Contributing Member
Contributing Member

Joined: Fri Jun 22, 2012 11:12 am
Posts: 1123
First name: Rodger
Last Name: Knox
City: Baltimore
State: MD
Zip/Postal Code: 21234
Country: USA
Focus: Build
Status: Amateur
Yeah, I was in Austin from '73 to '88 or so, I consider that area home. I graduated from UT in '81 after giving up on being a professional musician. There was a lot of talent in Austin in the late '70s, several guys a lot better than I was weren't making a living at it. One of them did eventually make a living playing music. There were many late nights blaying the blues at the One Knight on Red River Street.

_________________
A man hears what he wants to hear, and disreguards the rest. Paul Simon


Top
 Profile  
 
PostPosted: Wed Aug 15, 2012 8:13 pm 
Offline
Contributing Member
Contributing Member
User avatar

Joined: Tue Apr 03, 2012 12:47 pm
Posts: 298
First name: Jay
Last Name: Swann
City: Austin
State: TX
Zip/Postal Code: 78739
Country: USA
Focus: Build
Status: Amateur
Got a little bit more done today. Took my lunch break and made sawdust at a friends with a large bandsaw. I got enough good wood for a three piece back, two sides, and some spare for rosettes, headplates, etc. It was my first attempt at resawing with a bandsaw, and it wasn't so bad. The saw had a 3" tall rip fence that was adjustable for drift angle. I'm pretty pleased with the results, and the price is still free!!

Image

Hopefully get the back joined over the weekend!

--Jaybird


Top
 Profile  
 
PostPosted: Wed Aug 22, 2012 12:26 am 
Offline
Contributing Member
Contributing Member
User avatar

Joined: Tue Apr 03, 2012 12:47 pm
Posts: 298
First name: Jay
Last Name: Swann
City: Austin
State: TX
Zip/Postal Code: 78739
Country: USA
Focus: Build
Status: Amateur
Finally got some work done today!!! Up at 5am and took an hour for myself. Also excused myself after dinner to the garage for a couple hours. It's amazing what you can do with blocks of time!! Early this morning, I glued up the neck from the mesquite I resawed a couple of posts back. Sunday I was able to glue up the three piece back as pictured. It still looks shoddy as I haven't been back to my friends with the thickness sander--I'm trying to save up work in bulk so as not to burden him.

Attachment:
back.JPG


Attachment:
neck.JPG


This evening, I fired up the Fox-style bender for my first foray into bending sides with a blanket. I watched Todd Stock's video this morning, and decided to give it a rip. I went to the grocery store to purchase a candy thermometer, which they didn't have. I thought I remembered Todd saying that sometimes he doesn't use a thermometer at all. I went with that plan. After building a sandwich= slat/blanket/foil/paper/wood/paper/foil/slat, I went for broke and plugged it in. I waited 'til it started steaming, and then started bending. When it quit steaming (about 10 minutes), I unplugged it and let it cool for 45 minutes. Both sides came out perfect with no scorching (one tiny shade on one side--should sand out). Sure beats using a pipe!!

Attachment:
sides bent web.jpg


Onward through the fog!!

--Jaybird


You do not have the required permissions to view the files attached to this post.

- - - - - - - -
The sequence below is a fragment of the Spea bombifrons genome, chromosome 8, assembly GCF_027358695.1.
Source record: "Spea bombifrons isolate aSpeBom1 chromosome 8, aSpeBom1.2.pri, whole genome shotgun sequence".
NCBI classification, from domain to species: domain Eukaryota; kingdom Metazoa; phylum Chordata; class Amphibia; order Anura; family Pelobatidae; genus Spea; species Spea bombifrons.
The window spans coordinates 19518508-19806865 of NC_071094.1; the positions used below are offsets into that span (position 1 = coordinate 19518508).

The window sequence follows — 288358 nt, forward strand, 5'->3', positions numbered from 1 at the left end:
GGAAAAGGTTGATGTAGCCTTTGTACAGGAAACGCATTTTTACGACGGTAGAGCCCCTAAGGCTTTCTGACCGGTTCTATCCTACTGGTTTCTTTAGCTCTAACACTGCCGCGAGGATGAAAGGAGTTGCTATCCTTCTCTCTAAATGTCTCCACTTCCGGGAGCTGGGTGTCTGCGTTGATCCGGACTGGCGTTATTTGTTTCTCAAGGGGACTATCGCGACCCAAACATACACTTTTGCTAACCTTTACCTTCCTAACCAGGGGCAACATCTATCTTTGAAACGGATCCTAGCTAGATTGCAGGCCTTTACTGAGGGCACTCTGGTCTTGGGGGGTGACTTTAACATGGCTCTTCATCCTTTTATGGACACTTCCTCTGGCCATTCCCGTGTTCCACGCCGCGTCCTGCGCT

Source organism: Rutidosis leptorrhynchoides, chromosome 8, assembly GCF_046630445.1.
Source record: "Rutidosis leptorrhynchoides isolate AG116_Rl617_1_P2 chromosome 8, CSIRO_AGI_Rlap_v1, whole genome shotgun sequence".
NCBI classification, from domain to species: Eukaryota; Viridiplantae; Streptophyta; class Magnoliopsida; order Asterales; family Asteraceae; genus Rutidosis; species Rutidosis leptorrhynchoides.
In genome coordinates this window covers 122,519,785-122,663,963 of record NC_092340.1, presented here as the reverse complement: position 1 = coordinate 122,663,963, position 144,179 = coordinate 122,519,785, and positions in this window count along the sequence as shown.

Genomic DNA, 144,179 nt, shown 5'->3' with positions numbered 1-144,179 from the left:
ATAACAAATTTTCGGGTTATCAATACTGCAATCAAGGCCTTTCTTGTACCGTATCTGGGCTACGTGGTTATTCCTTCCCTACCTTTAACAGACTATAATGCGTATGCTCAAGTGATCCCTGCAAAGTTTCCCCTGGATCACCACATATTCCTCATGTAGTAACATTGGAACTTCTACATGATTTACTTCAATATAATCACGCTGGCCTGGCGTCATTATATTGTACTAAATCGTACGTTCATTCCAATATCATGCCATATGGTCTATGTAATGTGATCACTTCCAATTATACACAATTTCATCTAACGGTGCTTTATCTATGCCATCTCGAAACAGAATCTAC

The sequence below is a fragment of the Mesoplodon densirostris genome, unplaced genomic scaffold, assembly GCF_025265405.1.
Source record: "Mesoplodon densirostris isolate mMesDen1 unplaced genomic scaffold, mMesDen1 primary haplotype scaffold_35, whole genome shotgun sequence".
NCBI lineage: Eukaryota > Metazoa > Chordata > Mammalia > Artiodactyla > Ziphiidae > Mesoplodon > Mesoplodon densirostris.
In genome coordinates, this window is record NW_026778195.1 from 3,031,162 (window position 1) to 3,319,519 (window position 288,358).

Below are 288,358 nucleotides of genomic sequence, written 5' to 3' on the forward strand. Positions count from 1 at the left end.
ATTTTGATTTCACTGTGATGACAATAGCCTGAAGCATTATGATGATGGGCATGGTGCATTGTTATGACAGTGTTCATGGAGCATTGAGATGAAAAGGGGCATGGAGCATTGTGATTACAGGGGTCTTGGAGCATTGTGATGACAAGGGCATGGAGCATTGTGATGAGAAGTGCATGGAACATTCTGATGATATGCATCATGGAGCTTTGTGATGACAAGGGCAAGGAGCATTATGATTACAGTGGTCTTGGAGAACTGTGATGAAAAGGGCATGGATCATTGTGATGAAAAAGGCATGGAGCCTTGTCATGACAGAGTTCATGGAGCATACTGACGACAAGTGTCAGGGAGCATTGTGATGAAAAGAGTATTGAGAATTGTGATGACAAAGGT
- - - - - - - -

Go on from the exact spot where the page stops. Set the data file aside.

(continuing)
Top
 Profile  
 
PostPosted: Wed Aug 22, 2012 8:39 am 
Offline
Contributing Member
Contributing Member
User avatar

Joined: Tue Oct 12, 2010 9:01 pm
Posts: 3031
First name: Tony
Last Name: C
City: Brooklyn
State: NY
Focus: Build
Status: Amateur
No thermometer and no temperature control? You are a wild man!! The mesquite looks good!

_________________
http://www.CostaGuitars.com
PMoMC


Top
 Profile  
 
PostPosted: Wed Aug 22, 2012 10:13 am 
Offline
Contributing Member
Contributing Member

Joined: Fri Jun 22, 2012 11:12 am
Posts: 1123
First name: Rodger
Last Name: Knox
City: Baltimore
State: MD
Zip/Postal Code: 21234
Country: USA
Focus: Build
Status: Amateur
I was really surprised at how easily mesquite bent. Yours looks like it's got reasonably straight grain and no internal defects, much better for guitars than the two boards I got. It should look great with that bearclaw top.
Is Oat Willie's still in business? (Onward through the fog was the Oat Willie motto)

_________________
A man hears what he wants to hear, and disreguards the rest. Paul Simon


Top
 Profile  
 
PostPosted: Wed Aug 22, 2012 12:47 pm 
Offline
Contributing Member
Contributing Member
User avatar

Joined: Tue Apr 03, 2012 12:47 pm
Posts: 298
First name: Jay
Last Name: Swann
City: Austin
State: TX
Zip/Postal Code: 78739
Country: USA
Focus: Build
Status: Amateur
Rodger,

Yes, Oat Willies is still in business--3 locations now. It's still an Austin icon. Although I've never been inside, I've always loved their concert posters, and their motto. I've used it for years (their motto, that is :mrgreen: )... And yes, the mesquite bent much easier than I anticipated it would. I got very lucky with my throw-away mesquite, as i was able to find enough clear wood in it for my purposes. No hidden surprises so far, and I've got a piece with some curl in it that I've been thinking about using for a fretboard. I wonder if the guitar will start getting too monochromatic with all that mesquite on it....I guess I could always dye the fretboard. I think I'm going to use mesquite for the linings as well. It may turn out heavier than a standard parlor guitar--we'll see!! Only non-mesquite bits will be the spruce top and spruce braces. Still undecided on the rosette, and whether to veneer the headstock. I'm kinda leaning toward leaving the headstock natural with no veneer--quite common on earlier parlors.

Take care,

Jay


Top
 Profile  
 
PostPosted: Fri Aug 24, 2012 9:42 am 
Offline
Contributing Member
Contributing Member

Joined: Fri Jun 22, 2012 11:12 am
Posts: 1123
First name: Rodger
Last Name: Knox
City: Baltimore
State: MD
Zip/Postal Code: 21234
Country: USA
Focus: Build
Status: Amateur
Here's the one I have underway, it's a jumbo. All mesquite except the top and center laminate on the neck. The back and sides are really thin, about 0.06". I meant for the sides to be that thin, the back had a few marks that didn't come out at 0.08", which was what I'd originally intended. Not nearly as straight grained as what you have.

edit: my triple-beam balance came from Oat Willie's, my best friend bought it there in the early '70s
too bad the Armadillo World Headquarters is gone... :(